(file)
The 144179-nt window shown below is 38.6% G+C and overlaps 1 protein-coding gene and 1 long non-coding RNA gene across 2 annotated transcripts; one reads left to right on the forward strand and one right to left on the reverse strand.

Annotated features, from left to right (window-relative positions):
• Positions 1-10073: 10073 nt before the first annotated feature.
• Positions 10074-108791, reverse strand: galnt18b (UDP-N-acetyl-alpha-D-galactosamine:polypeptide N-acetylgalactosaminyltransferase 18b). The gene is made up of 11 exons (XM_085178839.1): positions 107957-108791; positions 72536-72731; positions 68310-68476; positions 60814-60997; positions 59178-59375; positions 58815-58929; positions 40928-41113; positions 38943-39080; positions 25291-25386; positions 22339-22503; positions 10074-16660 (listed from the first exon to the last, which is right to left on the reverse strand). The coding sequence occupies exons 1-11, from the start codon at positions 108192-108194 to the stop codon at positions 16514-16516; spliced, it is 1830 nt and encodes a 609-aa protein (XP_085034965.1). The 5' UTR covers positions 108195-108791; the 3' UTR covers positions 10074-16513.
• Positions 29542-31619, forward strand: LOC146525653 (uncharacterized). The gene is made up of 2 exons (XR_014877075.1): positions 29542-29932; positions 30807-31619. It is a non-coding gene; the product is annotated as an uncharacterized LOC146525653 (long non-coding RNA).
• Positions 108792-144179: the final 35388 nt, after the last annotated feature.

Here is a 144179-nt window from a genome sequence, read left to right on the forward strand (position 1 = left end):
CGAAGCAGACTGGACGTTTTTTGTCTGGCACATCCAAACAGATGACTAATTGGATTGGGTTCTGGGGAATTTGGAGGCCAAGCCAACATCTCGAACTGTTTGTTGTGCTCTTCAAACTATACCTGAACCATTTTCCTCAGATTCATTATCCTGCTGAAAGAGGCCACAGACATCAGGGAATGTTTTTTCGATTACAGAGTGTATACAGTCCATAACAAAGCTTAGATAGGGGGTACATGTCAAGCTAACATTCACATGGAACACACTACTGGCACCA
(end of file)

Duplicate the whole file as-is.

The 144179-nt window shown below is 38.6% G+C and overlaps 1 protein-coding gene and 1 long non-coding RNA gene across 2 annotated transcripts; one reads left to right on the forward strand and one right to left on the reverse strand.

Annotated features, from left to right (window-relative positions):
• Positions 1-10073: 10073 nt before the first annotated feature.
• Positions 10074-108791, reverse strand: galnt18b (UDP-N-acetyl-alpha-D-galactosamine:polypeptide N-acetylgalactosaminyltransferase 18b). The gene is made up of 11 exons (XM_085178839.1): positions 107957-108791; positions 72536-72731; positions 68310-68476; positions 60814-60997; positions 59178-59375; positions 58815-58929; positions 40928-41113; positions 38943-39080; positions 25291-25386; positions 22339-22503; positions 10074-16660 (listed from the first exon to the last, which is right to left on the reverse strand). The coding sequence occupies exons 1-11, from the start codon at positions 108192-108194 to the stop codon at positions 16514-16516; spliced, it is 1830 nt and encodes a 609-aa protein (XP_085034965.1). The 5' UTR covers positions 108195-108791; the 3' UTR covers positions 10074-16513.
• Positions 29542-31619, forward strand: LOC146525653 (uncharacterized). The gene is made up of 2 exons (XR_014877075.1): positions 29542-29932; positions 30807-31619. It is a non-coding gene; the product is annotated as an uncharacterized LOC146525653 (long non-coding RNA).
• Positions 108792-144179: the final 35388 nt, after the last annotated feature.

Here is a 144179-nt window from a genome sequence, read left to right on the forward strand (position 1 = left end):
CGAAGCAGACTGGACGTTTTTTGTCTGGCACATCCAAACAGATGACTAATTGGATTGGGTTCTGGGGAATTTGGAGGCCAAGCCAACATCTCGAACTGTTTGTTGTGCTCTTCAAACTATACCTGAACCATTTTCCTCAGATTCATTATCCTGCTGAAAGAGGCCACAGACATCAGGGAATGTTTTTTCGATTACAGAGTGTATACAGTCCATAACAAAGCTTAGATAGGGGGTACATGTCAAGCTAACATTCACATGGAACACACTACTGGCACCA